3 options if you’re looking to sell your business

Careful planning is the most important step

With the economy gaining steam and valuations rising, the market is turning more favorable every day for business owners who want to sell their companies.

This is especially true in the middle market – companies with sales of $10 million to $100 million – where deal values tracked by GF Data averaged more than six times earnings in its most recent report.

Statistics also show that 51 percent of private business owners prefer to sell to third parties, while 16 percent favor a management buyout and 15 percent opt to sell to family members or employees.

Those who choose to exit have three basic options:

 • The auction process: This is the conventional way to sell 100 percent of a company and works well for retiring owners who decide to hire an investment banker to run a competitive auction to get the highest price.

The banker will spend several weeks gathering business and financial information about the company and developing options for the business owner. If the decision is made to go to market, the banker will use company information to create an offering document, also called a confidential information memorandum. At the same time, he or she will begin surveying the market to create a list of roughly 100 (or more) prospective buyers, both financial and strategic.

With the CIM complete and list in hand, the banker will begin talking with likely buyers and responding to their information requests. He or she will keep the owner informed about indications of interest, the first step in a buyer selection process, which will later include management meetings, site visits, negotiations, requests for more information and – after a term sheet is agreed – due diligence. The banker will spend upwards of 300 hours from start to finish in a typical engagement. He or she will be paid a retainer and/or a monthly fee to cover their time and costs with the bulk of their compensation coming from a “success fee” when the deal closes. The owner will work closely with the banker on this once-in-a-lifetime transaction.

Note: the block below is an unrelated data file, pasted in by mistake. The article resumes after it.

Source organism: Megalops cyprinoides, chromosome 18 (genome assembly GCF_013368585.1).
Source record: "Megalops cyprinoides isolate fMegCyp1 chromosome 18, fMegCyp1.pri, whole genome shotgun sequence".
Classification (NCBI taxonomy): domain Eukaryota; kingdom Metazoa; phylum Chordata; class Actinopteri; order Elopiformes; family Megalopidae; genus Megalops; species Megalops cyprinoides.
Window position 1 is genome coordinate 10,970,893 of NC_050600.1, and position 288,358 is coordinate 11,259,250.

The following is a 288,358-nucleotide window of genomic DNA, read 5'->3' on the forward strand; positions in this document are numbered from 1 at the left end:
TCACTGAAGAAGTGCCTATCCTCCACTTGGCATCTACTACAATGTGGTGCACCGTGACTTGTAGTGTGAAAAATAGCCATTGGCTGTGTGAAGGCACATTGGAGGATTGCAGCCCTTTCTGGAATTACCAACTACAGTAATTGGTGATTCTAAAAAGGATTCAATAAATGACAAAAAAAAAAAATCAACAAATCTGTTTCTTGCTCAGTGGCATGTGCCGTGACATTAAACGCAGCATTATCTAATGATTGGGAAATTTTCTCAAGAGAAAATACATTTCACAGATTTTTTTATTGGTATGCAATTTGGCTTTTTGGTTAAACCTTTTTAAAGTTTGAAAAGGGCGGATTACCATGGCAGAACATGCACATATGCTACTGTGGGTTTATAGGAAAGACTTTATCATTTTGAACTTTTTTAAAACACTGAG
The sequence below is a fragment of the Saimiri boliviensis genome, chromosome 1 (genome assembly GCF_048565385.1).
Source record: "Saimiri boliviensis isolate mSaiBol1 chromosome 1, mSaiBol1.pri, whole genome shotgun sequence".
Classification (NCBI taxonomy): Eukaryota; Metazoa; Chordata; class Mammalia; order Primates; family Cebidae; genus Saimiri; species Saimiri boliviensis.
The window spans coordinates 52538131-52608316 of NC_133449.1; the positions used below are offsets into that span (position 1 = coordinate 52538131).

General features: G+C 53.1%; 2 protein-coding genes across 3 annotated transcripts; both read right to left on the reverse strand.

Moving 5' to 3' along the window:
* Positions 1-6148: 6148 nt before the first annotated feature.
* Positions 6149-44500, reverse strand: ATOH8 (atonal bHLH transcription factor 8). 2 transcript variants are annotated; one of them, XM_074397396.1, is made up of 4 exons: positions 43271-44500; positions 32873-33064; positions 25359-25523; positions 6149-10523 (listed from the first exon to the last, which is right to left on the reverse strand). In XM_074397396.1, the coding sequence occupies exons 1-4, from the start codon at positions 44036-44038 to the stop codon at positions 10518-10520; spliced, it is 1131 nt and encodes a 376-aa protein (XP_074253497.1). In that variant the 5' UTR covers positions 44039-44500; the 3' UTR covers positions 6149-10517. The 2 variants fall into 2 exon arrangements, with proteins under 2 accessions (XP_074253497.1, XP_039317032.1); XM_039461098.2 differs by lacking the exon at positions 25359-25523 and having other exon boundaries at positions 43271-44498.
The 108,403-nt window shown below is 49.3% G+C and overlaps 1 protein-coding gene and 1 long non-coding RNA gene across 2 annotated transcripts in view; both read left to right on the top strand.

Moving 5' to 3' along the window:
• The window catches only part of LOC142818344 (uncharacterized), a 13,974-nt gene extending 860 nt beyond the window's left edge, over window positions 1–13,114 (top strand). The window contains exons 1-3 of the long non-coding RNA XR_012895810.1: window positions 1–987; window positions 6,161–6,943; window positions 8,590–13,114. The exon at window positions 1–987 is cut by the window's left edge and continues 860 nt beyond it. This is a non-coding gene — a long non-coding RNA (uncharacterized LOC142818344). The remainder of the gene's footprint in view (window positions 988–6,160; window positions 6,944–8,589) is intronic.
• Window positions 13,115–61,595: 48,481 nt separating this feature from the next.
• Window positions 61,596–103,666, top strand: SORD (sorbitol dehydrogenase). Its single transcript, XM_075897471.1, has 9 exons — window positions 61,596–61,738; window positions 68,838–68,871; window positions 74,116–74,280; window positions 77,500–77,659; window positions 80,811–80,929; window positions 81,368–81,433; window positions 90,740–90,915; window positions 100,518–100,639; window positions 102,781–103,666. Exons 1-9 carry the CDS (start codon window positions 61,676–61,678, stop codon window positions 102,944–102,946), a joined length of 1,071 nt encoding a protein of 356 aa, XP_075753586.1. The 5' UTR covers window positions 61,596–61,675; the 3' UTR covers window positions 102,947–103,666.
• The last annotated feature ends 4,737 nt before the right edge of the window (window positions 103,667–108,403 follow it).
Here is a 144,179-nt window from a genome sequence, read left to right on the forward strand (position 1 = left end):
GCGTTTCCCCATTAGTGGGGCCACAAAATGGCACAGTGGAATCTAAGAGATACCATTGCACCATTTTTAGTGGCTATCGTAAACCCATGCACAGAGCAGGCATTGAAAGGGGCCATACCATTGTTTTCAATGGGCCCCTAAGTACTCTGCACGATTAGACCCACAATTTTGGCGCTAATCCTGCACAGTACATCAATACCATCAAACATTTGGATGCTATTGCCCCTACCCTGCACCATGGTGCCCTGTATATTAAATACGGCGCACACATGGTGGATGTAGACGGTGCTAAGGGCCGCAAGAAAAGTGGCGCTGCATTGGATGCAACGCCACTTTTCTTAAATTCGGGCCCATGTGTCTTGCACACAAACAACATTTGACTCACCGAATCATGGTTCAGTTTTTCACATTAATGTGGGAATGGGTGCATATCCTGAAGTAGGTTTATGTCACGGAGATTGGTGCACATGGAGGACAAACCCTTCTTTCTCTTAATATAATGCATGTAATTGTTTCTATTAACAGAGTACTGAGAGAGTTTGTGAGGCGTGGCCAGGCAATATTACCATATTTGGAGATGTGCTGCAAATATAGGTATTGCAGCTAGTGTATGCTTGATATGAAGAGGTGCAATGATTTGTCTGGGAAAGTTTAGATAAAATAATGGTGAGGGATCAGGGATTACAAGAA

• The negotiated transaction: This is an alternative to the auction process that appeals to business owners who decide to embrace a financial partner while remaining actively involved in the business. Often the owner is in his or her late 50s and sees an opportunity to take money off the table and reduce personal risk while retaining equity in the business and working a few more years.

The investment banker in this case plays a facilitator role – making introductions to qualified buyers one at a time in an effort to find the right fit. The owner knows he or she may not get the highest price but is prepared to sacrifice top dollar to hold onto the role of CEO and own a 20 percent to 25 percent stake in the company post-transaction. A negotiated transaction also appeals to owners who like the idea of another payday, or “second bite of the apple,” when the company is sold a second time. In many ways the negotiated transaction is easier to manage, with less information required up front to start the matching process. The investment banking fees are often paid by the buyer, a scenario that works well for business owners who do not seek active representation.

 • The ESOP: There are also times when a business owner decides to reward employees by allowing them to buy him or her out through an employee stock ownership plan, or ESOP. When structured properly, this can be done in a tax-efficient manner, while ensuring the company remains independent even after the owner departs.

It is important for owners considering an ESOP to meet with their investment banker and other advisors to review their options. Planning is key, as is determining if the business is big enough to justify the set up and annual administrative fees. An ESOP can be a very good choice for companies that have steady revenues and strong management teams.

Is one option better than the next? In the end, no one size fits all. Careful planning is the most important step an owner can take to achieve a successful business exit.

Craig Allsopp, a licensed investment banker with Corporate Finance Associates, can be reached at 603-676-6005 or callsopp@cfaw.com.

Categories: Business Advice, Finance